Desmond “Desi” Relaford was born in Valdosta, Georgia on September 16, 1973. He was drafted as a 17 year-old, slick fielding, cannon armed shortstop out of Sandalwood High School in Jacksonville, Florida by the Seattle Mariners in the 4th round of the 1991 MLB draft. Relaford worked his way through the Mariner’s minor league system relatively quickly for a high school draft pick and also picked up some hardware and accolades along the way. He was the youngest player in the league in each of his first three professional seasons. Relaford reached Double-A at the age of 19 and had made his first minor league all star game the previous year in the Carolina League ( 1992; HighSingle-A).  He went on to make the California League All Star team (1994), Southern League All Star team (1995) and was named the International League’s most exciting player (1997).

Desi Relaford made his major league debut in August of 1996 with the Philadelphia Phillies from the Mariners after being traded for Terry Mulholland. Desi would finally stick in the big leagues in 1998 when he became the starting shortstop for the Phillies. He played shortstop primarily  for the first four years of his big league career and then went on to become the game’s top super utility man. The Phillies traded Relaford to the San Diego Padres where he would finish out the 2000 season, but wasn’t offered a contract. Desi was picked up by the NY Mets and invited to big league camp, but with a minor league contract. That spring Desi beat the odds by making the team and went on to have one of the best seasons of his career by hitting .302, 8 HR, 27 doubles /0.00 ERA, 1K ( hitting 93 MPH on the radar gun), while exhibiting tremendous defense at three positions (SS,2B,3B). This was the beginning of the utility man persona that Relaford would begin to embrace for the remainder of his career.

Relaford was traded after the 2001 season with the Mets to San Francisco. Before he could ever don the orange of black of the bay area, Desi was traded back to his first home, Seattle, a month before the spring of 2002. This would be the year that he would earn the moniker “super utility man”. Desi started at every position except for first base, catcher, and pitcher. His versatility made him a valuable asset to his managers. His managers loved the fact that they could put Relaford anywhere and rest assured that the job would be done. I was given the Unsung Hero Award for the Seattle Mariners in 2002 by the Baseball Writers. Desi was a free agent after the 2002 season and had a few suitors. Relaford chose to sign a two year deal with the Kansas City Royals. 2003 was a career year for Desi as he set highs in all offensive categories except for batting average. Relaford was an every day starter, but no one knew what position he may be at on a particular day, or inning for that matter. He played so well in fact, that he won the starting job from the incumbent starter during the second half of the season. Being a starter in the big leagues is tough. Being a back up after being a starter is common. But becoming a starter again, after losing that title is a pretty rare and impressive feat.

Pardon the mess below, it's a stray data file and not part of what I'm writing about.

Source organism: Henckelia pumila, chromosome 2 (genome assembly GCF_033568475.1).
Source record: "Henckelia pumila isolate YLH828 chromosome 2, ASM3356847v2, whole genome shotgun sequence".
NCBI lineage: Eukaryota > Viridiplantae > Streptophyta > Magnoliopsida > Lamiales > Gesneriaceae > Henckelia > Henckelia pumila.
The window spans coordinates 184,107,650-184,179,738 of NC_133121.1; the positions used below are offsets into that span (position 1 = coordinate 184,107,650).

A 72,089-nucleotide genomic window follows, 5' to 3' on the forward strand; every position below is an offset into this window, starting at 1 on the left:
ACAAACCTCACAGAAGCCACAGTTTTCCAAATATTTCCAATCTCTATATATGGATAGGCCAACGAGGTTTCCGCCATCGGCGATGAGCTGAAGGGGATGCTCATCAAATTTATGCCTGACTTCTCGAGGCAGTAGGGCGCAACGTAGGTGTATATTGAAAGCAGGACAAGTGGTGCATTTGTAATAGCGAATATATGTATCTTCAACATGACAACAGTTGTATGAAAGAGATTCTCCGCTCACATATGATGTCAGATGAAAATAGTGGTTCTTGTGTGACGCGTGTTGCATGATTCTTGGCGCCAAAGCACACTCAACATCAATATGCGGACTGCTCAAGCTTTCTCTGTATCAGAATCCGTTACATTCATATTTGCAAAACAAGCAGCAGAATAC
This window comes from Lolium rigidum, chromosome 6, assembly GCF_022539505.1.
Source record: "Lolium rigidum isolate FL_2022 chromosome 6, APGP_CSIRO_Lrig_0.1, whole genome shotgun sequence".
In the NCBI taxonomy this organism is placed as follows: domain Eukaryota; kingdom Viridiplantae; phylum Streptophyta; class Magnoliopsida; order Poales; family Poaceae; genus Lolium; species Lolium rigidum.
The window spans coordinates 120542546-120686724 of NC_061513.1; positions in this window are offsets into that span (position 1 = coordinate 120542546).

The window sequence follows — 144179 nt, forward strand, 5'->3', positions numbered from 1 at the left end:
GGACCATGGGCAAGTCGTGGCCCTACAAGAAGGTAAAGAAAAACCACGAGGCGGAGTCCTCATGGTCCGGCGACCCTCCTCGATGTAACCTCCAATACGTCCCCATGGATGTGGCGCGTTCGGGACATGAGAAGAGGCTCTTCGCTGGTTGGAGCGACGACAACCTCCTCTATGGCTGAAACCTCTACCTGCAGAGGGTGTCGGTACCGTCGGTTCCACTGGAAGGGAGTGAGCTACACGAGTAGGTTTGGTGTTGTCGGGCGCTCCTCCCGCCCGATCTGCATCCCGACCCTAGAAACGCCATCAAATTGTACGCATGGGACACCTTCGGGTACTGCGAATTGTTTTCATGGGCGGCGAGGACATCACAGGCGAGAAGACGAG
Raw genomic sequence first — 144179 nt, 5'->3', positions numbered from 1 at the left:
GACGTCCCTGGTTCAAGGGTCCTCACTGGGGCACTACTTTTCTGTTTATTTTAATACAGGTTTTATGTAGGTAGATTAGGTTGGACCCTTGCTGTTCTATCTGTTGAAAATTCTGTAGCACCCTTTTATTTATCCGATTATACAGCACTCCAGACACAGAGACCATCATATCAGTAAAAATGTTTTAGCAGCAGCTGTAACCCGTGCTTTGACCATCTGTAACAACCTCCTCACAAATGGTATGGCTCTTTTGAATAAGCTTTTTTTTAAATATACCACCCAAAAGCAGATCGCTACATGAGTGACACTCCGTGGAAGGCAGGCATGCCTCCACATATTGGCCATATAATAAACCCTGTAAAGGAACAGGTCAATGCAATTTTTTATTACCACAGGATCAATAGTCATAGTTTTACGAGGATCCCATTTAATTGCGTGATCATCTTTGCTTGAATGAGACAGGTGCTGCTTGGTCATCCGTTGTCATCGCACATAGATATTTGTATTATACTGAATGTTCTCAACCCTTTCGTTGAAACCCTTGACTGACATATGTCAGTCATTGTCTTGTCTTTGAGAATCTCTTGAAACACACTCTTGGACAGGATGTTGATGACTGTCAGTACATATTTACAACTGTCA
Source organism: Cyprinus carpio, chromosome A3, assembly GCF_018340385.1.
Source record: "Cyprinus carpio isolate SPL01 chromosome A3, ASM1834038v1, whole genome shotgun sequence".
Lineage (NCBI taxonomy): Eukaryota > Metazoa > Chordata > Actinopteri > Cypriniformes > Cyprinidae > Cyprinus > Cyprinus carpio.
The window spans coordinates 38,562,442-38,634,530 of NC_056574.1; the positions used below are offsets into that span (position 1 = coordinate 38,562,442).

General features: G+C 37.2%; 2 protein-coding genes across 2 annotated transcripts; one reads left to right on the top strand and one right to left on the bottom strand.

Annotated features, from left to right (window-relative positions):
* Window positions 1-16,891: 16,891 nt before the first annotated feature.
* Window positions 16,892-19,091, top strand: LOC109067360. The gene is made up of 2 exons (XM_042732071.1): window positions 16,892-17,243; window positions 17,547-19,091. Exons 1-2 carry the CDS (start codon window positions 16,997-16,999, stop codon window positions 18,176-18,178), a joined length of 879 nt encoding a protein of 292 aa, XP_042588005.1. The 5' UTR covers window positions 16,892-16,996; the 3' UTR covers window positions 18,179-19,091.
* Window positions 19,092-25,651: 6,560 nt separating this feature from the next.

Relaford would make a few more stops on his journey that included Colorado, Louisville, Syracuse, Oklahoma City and Texas)before it all came to an end. Desi finished playing in 2007 with the Texas Rangers, but he has been and still is involved in baseball. He has coached at all levels since leaving the diamond as a player, including; Little League, Travel Ball, High School College, and Professional (Cincinnati Reds 2018). He has traveled the world teaching baseball and wouldn’t have it any other way. He gets to meet new people and learn new cultures while teaching and playing the game we all love.